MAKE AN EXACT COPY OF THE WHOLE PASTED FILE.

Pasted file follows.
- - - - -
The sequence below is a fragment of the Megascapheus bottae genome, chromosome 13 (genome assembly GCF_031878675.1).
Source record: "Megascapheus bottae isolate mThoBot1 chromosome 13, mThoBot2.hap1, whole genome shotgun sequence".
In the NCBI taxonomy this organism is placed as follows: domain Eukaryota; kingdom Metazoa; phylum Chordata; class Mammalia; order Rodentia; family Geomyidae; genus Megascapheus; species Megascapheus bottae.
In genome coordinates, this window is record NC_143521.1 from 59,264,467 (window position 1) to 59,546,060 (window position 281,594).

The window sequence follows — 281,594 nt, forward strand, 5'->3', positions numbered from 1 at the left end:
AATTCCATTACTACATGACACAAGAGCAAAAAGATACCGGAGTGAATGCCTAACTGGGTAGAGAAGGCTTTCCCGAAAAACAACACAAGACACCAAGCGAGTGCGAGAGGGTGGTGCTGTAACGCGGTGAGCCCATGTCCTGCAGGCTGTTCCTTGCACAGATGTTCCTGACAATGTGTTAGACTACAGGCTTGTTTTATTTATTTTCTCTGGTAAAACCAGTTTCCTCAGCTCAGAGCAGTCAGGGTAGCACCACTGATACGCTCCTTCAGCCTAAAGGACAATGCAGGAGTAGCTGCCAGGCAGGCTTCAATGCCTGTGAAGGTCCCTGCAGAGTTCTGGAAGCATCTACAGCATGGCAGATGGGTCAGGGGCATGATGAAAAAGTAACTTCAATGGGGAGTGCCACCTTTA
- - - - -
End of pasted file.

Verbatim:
The sequence below is a fragment of the Megascapheus bottae genome, chromosome 13 (genome assembly GCF_031878675.1).
Source record: "Megascapheus bottae isolate mThoBot1 chromosome 13, mThoBot2.hap1, whole genome shotgun sequence".
In the NCBI taxonomy this organism is placed as follows: domain Eukaryota; kingdom Metazoa; phylum Chordata; class Mammalia; order Rodentia; family Geomyidae; genus Megascapheus; species Megascapheus bottae.
In genome coordinates, this window is record NC_143521.1 from 59,264,467 (window position 1) to 59,546,060 (window position 281,594).

The window sequence follows — 281,594 nt, forward strand, 5'->3', positions numbered from 1 at the left end:
AATTCCATTACTACATGACACAAGAGCAAAAAGATACCGGAGTGAATGCCTAACTGGGTAGAGAAGGCTTTCCCGAAAAACAACACAAGACACCAAGCGAGTGCGAGAGGGTGGTGCTGTAACGCGGTGAGCCCATGTCCTGCAGGCTGTTCCTTGCACAGATGTTCCTGACAATGTGTTAGACTACAGGCTTGTTTTATTTATTTTCTCTGGTAAAACCAGTTTCCTCAGCTCAGAGCAGTCAGGGTAGCACCACTGATACGCTCCTTCAGCCTAAAGGACAATGCAGGAGTAGCTGCCAGGCAGGCTTCAATGCCTGTGAAGGTCCCTGCAGAGTTCTGGAAGCATCTACAGCATGGCAGATGGGTCAGGGGCATGATGAAAAAGTAACTTCAATGGGGAGTGCCACCTTTA